## Engage NY Eureka Math Precalculus Module 1 Lesson 3 Answer Key

### Eureka Math Precalculus Module 1 Lesson 3 Exercise Answer Key

Opening Exercise

Recall from the previous two lessons that a linear transformation is a function f that satisfies two conditions:

(1) f(x + y) = f(x) + f(y) and (2) f(kx) = kf(x). Here, k refers to any real number, and x and y represent arbitrary elements in the domain of f.

a. Let f(x) = x^{2}. Is f a linear transformation? Explain why or why not.

Answer:

Let x be 2 and y be 3. f(2 + 3) = f(5) = 5^{2} = 25, but f(2) + f(3) = 22 + 32 = 4 + 9 = 13. Since these two values are different, we can conclude that f is not a linear transformation.

b. Let g(x) = \(\sqrt{x}\). Is g a linear transformation? Explain why or why not.

Answer:

Let x be 2 and y be 3. g(2 + 3) = g(5) = \(\sqrt{5}\), but g(2) + g(3) = \(\sqrt{2}\) + \(\sqrt{3}\), which is not equal to \(\sqrt{5}\). This means that g is not a linear transformation.

### Eureka Math Precalculus Module 1 Lesson 3 Exit Ticket Answer Key

Suppose you have a linear transformation f: R â†’ R, where f(3) = 9 and f(5) = 15.

Question 1.

Use the addition property to compute f(8) and f(13).

Answer:

f(8) = f(3 + 5) = f(3) + f(5) = 9 + 15 = 24

f(13) = f(8 + 5) = f(8) + f( 5) = 24 + 15 = 39

Question 2.

Find f(12) and f(10). Show your work.

Answer:

f(12) = f(4 âˆ™ 3) = 4 âˆ™ f(3) = 4 âˆ™ 9 = 36

f(10) = f(2 âˆ™ 5) = 2 âˆ™ f(5) = 2 âˆ™ 15 = 30

Question 3.

Find f(-3) and f(-5). Show your work.

Answer:

f(-3) = -f(3) = -9

f(-5) = -f(5) = -15

Question 4.

Find f(0). Show your work.

Answer:

f(0) = f(3 + -3) = f(3) + f(-3) = 9 + -9 = 0

Question 5.

Find a formula for f(x).

Answer:

We know that there is some number a such that f(x) = ax, and since f(3) = 9, the value of a = 3. In other words, f(x) = 3x. We can also check to see if f(5) = 15 is consistent with a = 3, which it is.

Question 6.

Draw the graph of the function y = f(x).

Answer:

### Eureka Math Precalculus Module 1 Lesson 3 Problem Set Answer Key

The first problem provides students with practice in the core skills for this lesson. The second problem is a series of exercises in which students explore concepts of linearity in the context of integer-valued functions as opposed to realÂ¬valued functions. The third problem plays with the relation f(x + y) = f(x) + f(y), exchanging addition for multiplication in one or both expressions.

Question 1.

Suppose you have a linear transformation f: R â†’ R, where f(2) = 1 and f(4) = 2.

a. Use the addition property to compute f(6), f(8), f(10), and f(12).

Answer:

f(6) = f(2 + 4) = f(2) + f(4) = 1 + 2 = 3

f(8) = f(2 + 6) = f(2)+ f(6) = 1 + 3 = 4

f(10) = f(4 + 6) = f(4) + f(6) = 2 + 3 = 5

f(12) = f(10 + 2) = f(10) + f(2) = 5 + 1 = 6

b. Find f(20), f(24), and f(30). Show your work.

Answer:

f(20) = f(10 âˆ™ 2) = 10 âˆ™ f(2) = 10 âˆ™ 1 = 10

f(24) = f(6 âˆ™ 4) = 6 âˆ™ f(4) = 6 âˆ™ 2 = 12

f(30) = f(15 âˆ™ 2) = 15 âˆ™ f(2) = 15 âˆ™ 1 = 15

c. Find f(-2), f(-4), and f(-8). Show your work.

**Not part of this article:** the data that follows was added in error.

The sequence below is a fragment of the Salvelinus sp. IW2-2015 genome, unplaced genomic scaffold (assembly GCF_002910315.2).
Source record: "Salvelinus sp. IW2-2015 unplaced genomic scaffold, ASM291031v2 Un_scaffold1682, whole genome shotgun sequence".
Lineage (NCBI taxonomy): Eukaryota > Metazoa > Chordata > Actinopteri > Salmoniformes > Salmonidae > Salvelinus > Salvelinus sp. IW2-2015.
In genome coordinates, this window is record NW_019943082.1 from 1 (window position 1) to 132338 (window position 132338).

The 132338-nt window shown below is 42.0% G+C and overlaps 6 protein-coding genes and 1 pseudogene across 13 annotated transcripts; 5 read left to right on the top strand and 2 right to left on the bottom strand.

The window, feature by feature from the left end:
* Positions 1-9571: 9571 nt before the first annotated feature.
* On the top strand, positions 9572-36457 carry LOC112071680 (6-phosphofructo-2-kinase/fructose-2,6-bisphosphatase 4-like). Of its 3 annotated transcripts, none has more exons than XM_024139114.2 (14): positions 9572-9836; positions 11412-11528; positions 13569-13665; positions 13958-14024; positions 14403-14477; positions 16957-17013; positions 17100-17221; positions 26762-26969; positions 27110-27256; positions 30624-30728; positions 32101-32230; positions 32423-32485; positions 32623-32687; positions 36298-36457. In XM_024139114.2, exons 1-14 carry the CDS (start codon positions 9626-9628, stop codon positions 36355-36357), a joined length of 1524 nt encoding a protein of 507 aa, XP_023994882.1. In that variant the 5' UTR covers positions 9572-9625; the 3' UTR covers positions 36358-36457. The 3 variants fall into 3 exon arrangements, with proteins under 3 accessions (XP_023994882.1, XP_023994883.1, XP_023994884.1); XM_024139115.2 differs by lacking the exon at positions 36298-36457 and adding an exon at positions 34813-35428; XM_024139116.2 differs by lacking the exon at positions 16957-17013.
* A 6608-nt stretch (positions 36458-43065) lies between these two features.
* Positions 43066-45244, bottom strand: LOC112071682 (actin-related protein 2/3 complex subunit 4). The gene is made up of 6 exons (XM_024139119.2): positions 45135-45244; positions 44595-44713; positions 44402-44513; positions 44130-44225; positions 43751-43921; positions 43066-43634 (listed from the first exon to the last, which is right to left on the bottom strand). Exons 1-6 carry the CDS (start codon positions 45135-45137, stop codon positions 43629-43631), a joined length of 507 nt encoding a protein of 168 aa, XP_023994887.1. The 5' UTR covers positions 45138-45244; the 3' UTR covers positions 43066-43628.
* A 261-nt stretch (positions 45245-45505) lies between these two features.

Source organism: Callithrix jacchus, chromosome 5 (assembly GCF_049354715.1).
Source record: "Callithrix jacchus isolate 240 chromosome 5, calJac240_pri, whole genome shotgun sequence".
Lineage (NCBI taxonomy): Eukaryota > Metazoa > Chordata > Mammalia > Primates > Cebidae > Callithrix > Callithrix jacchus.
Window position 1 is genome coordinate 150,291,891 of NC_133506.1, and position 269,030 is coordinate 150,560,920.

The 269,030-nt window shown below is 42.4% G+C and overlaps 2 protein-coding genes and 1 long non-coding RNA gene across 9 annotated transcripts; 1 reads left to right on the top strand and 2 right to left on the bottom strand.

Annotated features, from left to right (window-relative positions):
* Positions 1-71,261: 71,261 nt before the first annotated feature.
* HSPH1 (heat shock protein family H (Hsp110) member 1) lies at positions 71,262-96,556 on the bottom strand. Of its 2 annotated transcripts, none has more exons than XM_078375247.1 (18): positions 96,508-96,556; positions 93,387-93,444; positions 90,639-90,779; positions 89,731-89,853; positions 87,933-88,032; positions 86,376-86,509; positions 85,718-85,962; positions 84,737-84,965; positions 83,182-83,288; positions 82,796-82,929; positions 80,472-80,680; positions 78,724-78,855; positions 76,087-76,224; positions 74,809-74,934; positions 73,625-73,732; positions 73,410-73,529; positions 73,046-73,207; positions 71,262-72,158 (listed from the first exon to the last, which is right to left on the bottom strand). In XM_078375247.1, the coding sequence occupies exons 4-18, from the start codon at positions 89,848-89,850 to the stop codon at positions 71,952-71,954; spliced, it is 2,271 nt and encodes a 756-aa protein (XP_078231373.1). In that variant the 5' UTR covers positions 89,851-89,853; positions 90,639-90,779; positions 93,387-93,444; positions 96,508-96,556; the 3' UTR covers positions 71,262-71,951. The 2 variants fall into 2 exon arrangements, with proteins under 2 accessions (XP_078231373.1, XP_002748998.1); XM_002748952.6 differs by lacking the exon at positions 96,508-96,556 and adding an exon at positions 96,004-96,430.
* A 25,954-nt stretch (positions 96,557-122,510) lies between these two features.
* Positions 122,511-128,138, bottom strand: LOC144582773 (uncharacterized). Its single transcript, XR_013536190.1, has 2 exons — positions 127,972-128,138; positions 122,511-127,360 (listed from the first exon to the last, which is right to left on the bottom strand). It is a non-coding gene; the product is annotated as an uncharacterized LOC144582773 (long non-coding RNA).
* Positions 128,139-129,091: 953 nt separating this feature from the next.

Answer:

f(-2) = f(-1 âˆ™ 2) = -1 âˆ™ f(2) = -1 – 1 = -1

f(-4) = f(-1 âˆ™ 4) = -1 âˆ™ f(4) = -1 – 2 = -2

f(-8) = f(-2 âˆ™ 4) = -2 âˆ™ f(4) = -2 âˆ™ 2 = -4

d. Find a formula for f(x).

Answer:

We know there is some number a such that f(x) = ax, and since f(2) = 1, then the value of a = \(\frac{1}{2}\).

In other words, f(x) = \(\frac{x}{2}\). We can also check to see if f(4) = 2 is consistent with a = \(\frac{1}{2}\) which it is.

e. Draw the graph of the function f(x).

Answer:

Question 2.

The symbol L represents the set of integers, and so g: Z â†’ Z represents a function that takes integers as inputs and produces integers as outputs. Suppose that a function g: Z â†’ Z satisfies g(a + b) = g(a) + g(b) for all integers a and b. Is there necessarily an integer k such that g(n) = kn for all integer inputs n?

a. Let k = g(1). Compute g(2) and g(3).

Answer:

g(2) = g(1 + 1) = g(1) + g(1) = k + k = 2k

g(3) = g(1 + 1 + 1) = g(1) + g(1) + g(1) = k + k + k = 3k

b. Let n be any positive integer. Compute g(n).

Answer:

g(n) = g(1 + …… + 1) = g(1) + ……. + g(1) = k + …… + k = nk

c. Now, consider g(0). Since g(0) = g(0 + 0), what can you conclude about g(0)?

Answer:

g(0) = g(0 + 0) = g(0) + g(0). By subtracting g(0) from both sides of the equation, we get g(0) = 0.

d. Lastly, use the fact that g(n +-n) = g(0) to learn something about g(-n), where n is any positive integer.

Answer:

g(0) = g(n + -n) = g(n) + g(-n). Since we know that g(0) = 0, we have g(n) + g(-n) = 0. This tells us that g(-n) = -g(n).

e. Use your work above to prove that g(n) = kn for every integer n. Be sure to consider the fact that n could be positive, negative, or 0.

Answer:

We showed that if n is a positive integer, then g(n) = kn, where k = g(1). Also, since k âˆ™ 0 = 0 and we showed that g(0) = 0, we have g(0) = k âˆ™ 0. Finally, if n is a negative integer, then -n is positive, which means g(-n) = k(-n) = -kn. But, since g(-n) = -g(n), we have g(n) = -g(-n) = -(-kn) = kn. Thus, in all cases, g(n) = kn.

Question 3.

In the following problems, be sure to consider all kinds of functions: polynomial, rational, trigonometric, exponential, logarithmic, etc.

a. Give an example of a function f: R â†’ R that satisfies f(x âˆ™ y) = f(x) + f(y).

Answer:

Any logarithmic function works; for instance, f(x) = log(x).

b. Give an example of a function g: R â†’ R that satisfies g(x + y) = g(x) âˆ™ g(y).

Answer:

Any exponential function works; for instance, g(x) = 2^{x}.

c. Give an example of a function h: R â†’ R that satisfies h(x âˆ™ y) = h(x) âˆ™ h(y).

Answer:

Any power of x works; for instance, h(x) = x^{3}.